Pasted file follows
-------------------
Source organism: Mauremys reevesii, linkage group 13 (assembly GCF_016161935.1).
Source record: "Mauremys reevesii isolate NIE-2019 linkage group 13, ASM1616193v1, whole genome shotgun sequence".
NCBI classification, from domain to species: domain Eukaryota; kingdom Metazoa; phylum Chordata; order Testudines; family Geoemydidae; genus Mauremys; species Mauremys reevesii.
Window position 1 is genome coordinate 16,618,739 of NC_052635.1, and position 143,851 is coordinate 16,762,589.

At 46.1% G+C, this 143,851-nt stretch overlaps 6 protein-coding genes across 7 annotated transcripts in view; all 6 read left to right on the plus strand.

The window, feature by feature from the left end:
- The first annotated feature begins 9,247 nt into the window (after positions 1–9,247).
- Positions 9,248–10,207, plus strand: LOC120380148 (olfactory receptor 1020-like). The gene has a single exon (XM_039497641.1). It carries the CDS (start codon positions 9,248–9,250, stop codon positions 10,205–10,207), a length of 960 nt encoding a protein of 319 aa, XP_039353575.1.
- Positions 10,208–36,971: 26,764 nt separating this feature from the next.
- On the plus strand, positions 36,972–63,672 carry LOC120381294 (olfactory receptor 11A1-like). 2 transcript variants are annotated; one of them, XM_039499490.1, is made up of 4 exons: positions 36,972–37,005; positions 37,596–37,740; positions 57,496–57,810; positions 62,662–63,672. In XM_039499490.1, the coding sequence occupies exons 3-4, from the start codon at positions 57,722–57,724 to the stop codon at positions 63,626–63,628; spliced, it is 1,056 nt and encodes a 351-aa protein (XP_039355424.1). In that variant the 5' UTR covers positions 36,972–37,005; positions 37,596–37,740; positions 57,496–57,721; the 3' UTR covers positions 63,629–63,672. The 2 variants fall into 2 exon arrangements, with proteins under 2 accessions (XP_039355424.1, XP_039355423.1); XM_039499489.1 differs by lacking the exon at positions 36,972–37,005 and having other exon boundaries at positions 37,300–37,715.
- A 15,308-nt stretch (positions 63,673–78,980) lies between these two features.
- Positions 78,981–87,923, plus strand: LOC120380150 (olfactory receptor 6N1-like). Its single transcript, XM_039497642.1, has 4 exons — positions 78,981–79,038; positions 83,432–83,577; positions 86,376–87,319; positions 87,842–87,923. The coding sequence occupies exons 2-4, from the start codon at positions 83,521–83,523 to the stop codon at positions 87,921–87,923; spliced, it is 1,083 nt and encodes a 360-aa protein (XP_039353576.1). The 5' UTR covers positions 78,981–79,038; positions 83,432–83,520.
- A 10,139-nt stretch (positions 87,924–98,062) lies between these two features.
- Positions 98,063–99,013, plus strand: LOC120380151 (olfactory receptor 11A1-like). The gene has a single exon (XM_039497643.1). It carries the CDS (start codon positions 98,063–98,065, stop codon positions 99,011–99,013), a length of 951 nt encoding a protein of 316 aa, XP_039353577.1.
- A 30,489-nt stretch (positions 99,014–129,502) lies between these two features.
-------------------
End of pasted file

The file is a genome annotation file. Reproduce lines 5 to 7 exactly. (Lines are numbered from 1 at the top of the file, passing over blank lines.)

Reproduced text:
At 46.1% G+C, this 143,851-nt stretch overlaps 6 protein-coding genes across 7 annotated transcripts in view; all 6 read left to right on the plus strand.

The window, feature by feature from the left end:
- The first annotated feature begins 9,247 nt into the window (after positions 1–9,247).